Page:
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Power Docks Is Developing Floating Islands Where Boaters Can Access Solar Energy

Our phones need to be charged from time to time. Boat owners have another battery to worry about, and that’s the marine battery of their boats.

Although there are no plugs or power cables in the middle of the sea, boat owners could solve their problem by accessing the marine equivalent of a gas station, which is exactly what Power Docks is providing them with. The company, which has offices and facilities in both Newport and Fall River, is developing floating islands called ‘Blue Islands’ where boats can get fully charged.


Behind Power Docks there’s a partnership between Anthony Baro, principal of seven-year-old renewable energy developing firm E2SOL, and Chris Fagan, who operates an architectural design firm called Fagan Design Build Studio. Both the ventures are based in Newport.

“We came together about a year and a half ago to bring sustainable renewable energy practices into the aquatic space,” Baro, who owns a 35-feet Pearson sailboat, said in an interview. “We saw the need for boaters, like myself, who keep the boat at a mooring field, not at a marina… to have on-site power.”

The product that Power Docks is designing and developing is, technically speaking, an ‘autonomous floating microgrid.’ These ‘islands,’ which come in different sizes, are able to store the energy they absorb from the sun, while they’re simply floating.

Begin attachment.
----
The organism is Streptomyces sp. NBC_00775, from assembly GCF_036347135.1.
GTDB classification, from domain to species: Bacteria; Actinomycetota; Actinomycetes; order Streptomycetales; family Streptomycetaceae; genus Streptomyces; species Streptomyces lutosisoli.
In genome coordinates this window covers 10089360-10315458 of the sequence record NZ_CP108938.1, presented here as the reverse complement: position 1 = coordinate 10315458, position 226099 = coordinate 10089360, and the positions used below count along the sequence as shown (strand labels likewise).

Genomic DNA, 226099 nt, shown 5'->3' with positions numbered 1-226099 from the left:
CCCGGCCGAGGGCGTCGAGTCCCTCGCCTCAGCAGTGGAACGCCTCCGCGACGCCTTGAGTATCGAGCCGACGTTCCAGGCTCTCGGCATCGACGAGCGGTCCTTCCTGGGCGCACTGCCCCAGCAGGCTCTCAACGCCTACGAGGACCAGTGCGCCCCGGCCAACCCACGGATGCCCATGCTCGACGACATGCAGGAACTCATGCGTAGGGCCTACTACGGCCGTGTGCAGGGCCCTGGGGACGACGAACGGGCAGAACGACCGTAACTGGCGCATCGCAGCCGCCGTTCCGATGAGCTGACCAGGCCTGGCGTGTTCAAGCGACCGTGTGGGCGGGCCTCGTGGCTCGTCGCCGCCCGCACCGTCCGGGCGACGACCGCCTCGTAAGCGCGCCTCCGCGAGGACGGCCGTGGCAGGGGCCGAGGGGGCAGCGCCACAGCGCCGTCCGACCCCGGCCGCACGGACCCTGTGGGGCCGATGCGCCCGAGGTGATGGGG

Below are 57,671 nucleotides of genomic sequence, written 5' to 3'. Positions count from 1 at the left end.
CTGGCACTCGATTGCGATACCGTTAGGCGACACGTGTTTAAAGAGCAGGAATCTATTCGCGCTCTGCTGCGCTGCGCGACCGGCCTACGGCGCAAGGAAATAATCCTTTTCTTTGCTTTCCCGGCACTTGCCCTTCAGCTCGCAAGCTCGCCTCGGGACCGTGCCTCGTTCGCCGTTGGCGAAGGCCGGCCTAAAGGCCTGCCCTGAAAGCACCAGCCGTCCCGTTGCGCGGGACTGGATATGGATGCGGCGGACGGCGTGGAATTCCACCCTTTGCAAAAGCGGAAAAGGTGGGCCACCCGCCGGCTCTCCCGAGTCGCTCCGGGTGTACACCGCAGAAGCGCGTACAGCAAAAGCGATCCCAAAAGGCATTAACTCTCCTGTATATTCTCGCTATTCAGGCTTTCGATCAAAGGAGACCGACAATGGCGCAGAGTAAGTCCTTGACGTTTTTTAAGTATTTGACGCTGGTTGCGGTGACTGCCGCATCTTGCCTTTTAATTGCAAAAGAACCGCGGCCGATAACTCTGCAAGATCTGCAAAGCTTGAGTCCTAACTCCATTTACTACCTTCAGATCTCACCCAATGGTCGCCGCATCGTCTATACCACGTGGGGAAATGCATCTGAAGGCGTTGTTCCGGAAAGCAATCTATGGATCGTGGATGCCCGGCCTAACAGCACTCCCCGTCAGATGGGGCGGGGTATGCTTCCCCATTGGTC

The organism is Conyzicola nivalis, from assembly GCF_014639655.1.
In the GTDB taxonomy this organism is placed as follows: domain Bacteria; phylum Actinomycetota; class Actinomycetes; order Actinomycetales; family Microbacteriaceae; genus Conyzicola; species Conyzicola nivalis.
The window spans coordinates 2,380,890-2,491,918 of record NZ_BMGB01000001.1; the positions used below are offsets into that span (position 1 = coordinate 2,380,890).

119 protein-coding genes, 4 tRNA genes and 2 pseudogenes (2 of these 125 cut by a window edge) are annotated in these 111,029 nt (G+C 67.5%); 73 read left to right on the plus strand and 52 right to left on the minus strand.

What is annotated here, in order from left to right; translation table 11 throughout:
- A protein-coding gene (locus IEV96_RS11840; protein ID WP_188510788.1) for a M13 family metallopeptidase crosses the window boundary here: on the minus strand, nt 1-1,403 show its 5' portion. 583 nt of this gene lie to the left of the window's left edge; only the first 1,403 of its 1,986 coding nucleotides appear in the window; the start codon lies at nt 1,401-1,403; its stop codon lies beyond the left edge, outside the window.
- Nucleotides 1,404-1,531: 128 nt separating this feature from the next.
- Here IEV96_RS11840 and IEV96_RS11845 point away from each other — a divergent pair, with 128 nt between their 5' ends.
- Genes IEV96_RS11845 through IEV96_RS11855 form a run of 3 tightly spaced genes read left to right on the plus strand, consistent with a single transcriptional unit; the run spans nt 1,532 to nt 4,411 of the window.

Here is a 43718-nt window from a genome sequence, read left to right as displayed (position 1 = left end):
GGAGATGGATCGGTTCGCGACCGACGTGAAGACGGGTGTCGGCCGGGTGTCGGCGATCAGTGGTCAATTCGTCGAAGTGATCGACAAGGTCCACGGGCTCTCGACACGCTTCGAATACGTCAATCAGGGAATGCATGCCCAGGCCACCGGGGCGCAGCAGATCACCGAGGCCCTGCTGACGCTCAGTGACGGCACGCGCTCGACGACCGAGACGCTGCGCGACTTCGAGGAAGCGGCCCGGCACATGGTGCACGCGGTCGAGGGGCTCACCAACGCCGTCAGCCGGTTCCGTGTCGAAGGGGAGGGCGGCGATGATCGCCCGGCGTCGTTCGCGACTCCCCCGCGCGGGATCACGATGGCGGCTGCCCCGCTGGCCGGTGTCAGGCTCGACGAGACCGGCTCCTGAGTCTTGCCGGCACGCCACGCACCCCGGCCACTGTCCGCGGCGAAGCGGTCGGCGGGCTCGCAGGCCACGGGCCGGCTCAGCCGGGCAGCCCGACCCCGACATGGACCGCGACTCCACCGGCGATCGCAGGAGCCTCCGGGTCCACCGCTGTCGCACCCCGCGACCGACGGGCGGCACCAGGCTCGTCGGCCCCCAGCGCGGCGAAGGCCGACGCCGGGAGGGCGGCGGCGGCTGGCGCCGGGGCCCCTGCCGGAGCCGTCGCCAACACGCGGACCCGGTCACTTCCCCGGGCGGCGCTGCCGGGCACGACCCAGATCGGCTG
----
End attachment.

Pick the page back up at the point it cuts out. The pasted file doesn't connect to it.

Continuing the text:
To get power, boaters need to come to the blue island platform and either moor or dock, and then connect their own cables to a power pedestal on the platform. Baro, who mentioned that energy can also be transferred via a wireless connection, estimated that getting a full charge may require anywhere between two and four hours, depending on how large is the electrical system of the boat.

This past summer, Baro said Power Docks partnered with the City of Newport to launch its first island. “All summer, we have been providing free electricity to boaters coming in the Newport harbor,” Baro said.

According to Baro, customers are boaters and mariners who own their own mooring, but also aquaculture farm companies that need on-site power, oceanographic instrumentations companies that need power to recharge their autonomous underwater robots and water quality remediation companies looking to monitor water quality, Baro explained.

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